In 1822 Joseph Grout (first noted 1807, Paterson Yard, Magdalen Street) introduced the modern Norwich crepe (sometimes spelt crape, as in the Norwich Crape Factory established in St Augustine’s by Henry Willet and John Sultzer). Crepe was designed specifically for mourning, and made from twisted silk yarn, woven into a fine gauze, dyed black, stiffened with shellac and embossed with patterns by means of a special and at first secret crimping machine. It was the ‘quintessential expression of Victorian grief’ and made in enormous quantities. Widows were expected to wear full mourning dress for two years and there were various stipulations for family members depending on the relationship to the deceased. Grout’s business developed and  was probably helped by Queen Victoria’s patronage. Thhe Company expanded to works in New Mills, Lower Westwick Street, warehouses in London and production around East Anglia (Great Yarmouth and North Walsham in Norfolk). It was said to be the largest of its kind in the country. He also used steam power in his mills. The Norwich Crape Company closed in the 1920s, finally hit by the decline in mourning ritual.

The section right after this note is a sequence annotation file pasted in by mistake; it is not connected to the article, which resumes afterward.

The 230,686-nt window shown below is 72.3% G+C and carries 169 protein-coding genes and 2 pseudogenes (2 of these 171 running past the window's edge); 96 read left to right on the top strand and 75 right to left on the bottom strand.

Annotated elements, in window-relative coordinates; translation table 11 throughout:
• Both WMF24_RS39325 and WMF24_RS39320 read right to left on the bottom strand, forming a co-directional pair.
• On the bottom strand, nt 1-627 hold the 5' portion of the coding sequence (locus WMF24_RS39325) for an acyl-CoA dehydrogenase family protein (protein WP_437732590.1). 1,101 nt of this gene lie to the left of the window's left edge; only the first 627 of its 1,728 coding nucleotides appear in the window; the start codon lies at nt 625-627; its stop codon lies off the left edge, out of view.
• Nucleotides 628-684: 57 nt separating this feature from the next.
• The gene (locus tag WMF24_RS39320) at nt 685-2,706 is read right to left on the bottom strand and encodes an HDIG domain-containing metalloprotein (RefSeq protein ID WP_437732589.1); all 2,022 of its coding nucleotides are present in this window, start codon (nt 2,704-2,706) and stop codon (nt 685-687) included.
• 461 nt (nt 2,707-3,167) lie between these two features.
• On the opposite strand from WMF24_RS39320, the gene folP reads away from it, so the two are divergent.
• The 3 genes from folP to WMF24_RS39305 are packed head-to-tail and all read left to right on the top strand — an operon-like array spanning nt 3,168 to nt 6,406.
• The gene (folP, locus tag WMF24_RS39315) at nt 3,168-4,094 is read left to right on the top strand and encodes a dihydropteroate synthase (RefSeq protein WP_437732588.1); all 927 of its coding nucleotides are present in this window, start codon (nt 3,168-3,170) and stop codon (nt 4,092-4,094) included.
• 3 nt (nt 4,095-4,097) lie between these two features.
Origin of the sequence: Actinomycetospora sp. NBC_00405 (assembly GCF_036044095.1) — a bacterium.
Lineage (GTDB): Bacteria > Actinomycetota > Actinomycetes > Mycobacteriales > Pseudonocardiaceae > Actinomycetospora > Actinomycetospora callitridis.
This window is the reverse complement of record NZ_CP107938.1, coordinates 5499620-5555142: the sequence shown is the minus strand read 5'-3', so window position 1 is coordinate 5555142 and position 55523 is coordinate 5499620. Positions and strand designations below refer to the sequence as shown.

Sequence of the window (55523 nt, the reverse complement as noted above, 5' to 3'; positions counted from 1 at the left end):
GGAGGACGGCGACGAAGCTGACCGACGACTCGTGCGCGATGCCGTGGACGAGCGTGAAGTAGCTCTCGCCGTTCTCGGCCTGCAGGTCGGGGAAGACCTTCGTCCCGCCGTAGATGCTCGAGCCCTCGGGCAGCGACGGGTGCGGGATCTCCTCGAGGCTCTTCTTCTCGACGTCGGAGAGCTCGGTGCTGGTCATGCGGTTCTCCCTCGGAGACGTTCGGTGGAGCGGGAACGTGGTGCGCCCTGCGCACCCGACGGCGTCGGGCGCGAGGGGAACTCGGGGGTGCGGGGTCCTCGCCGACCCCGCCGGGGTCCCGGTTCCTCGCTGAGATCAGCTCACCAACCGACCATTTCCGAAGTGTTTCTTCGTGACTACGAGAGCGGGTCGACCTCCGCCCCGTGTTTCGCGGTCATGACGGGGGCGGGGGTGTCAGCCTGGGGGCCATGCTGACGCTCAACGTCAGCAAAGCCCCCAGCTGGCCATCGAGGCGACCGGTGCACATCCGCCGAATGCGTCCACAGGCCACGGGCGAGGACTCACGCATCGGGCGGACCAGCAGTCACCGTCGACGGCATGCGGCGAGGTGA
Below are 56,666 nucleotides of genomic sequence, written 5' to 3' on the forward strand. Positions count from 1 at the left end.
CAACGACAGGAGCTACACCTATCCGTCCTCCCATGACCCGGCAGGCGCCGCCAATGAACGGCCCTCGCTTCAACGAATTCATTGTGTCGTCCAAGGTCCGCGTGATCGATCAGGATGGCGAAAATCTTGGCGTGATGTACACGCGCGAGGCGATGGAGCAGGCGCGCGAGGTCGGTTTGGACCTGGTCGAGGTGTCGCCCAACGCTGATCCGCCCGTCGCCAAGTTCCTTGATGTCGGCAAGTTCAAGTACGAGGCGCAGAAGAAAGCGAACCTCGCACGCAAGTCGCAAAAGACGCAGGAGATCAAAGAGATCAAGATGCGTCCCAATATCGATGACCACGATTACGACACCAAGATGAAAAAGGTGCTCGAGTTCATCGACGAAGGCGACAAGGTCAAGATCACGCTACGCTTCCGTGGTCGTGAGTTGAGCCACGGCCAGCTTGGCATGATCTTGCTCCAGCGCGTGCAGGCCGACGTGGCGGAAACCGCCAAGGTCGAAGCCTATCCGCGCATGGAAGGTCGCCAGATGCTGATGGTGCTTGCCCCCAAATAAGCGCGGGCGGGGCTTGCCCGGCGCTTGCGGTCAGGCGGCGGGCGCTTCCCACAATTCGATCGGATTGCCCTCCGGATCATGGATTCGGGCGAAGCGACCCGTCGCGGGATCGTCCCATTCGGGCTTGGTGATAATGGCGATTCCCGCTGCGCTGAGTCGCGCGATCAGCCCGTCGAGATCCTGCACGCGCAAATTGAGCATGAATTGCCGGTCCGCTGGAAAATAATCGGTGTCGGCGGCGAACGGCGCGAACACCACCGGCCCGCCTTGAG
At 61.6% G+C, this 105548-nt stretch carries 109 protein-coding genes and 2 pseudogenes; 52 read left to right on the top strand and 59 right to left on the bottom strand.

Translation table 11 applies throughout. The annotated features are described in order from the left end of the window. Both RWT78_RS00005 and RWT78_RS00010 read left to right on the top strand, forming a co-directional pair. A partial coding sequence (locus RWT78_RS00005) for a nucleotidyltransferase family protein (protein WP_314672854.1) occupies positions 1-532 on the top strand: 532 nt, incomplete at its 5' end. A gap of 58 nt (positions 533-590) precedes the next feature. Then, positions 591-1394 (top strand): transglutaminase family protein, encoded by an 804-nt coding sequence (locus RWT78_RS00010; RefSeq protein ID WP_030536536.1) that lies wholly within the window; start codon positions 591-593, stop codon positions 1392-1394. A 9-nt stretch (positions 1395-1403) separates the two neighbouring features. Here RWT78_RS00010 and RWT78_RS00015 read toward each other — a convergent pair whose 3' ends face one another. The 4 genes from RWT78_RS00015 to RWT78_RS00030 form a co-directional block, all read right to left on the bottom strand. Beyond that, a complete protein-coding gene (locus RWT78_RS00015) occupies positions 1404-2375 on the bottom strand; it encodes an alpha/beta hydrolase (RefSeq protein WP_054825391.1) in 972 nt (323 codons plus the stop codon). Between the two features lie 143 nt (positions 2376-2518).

DSC_3002aGlazed damask from a pattern book

The weaving trade had revived by 1850, but was much reduced from its former glory and by the 1870s shawls went out of fashion. In 1875, The National Mourning Reform Association was set up to campaign for ‘moderation’ and ‘simplicity’ instead of ‘unnecessary show’ in mourning attire. The skills of the Norwich weavers were overtaken by the whims of fashion and mass-production. A mark of the decline is that in 1851 almost 33% of the workforce (both men and women) was employed in the textile trade. By 1901 it was less than 7%. Many weavers had gone into the rapidly developing leather and shoe industry.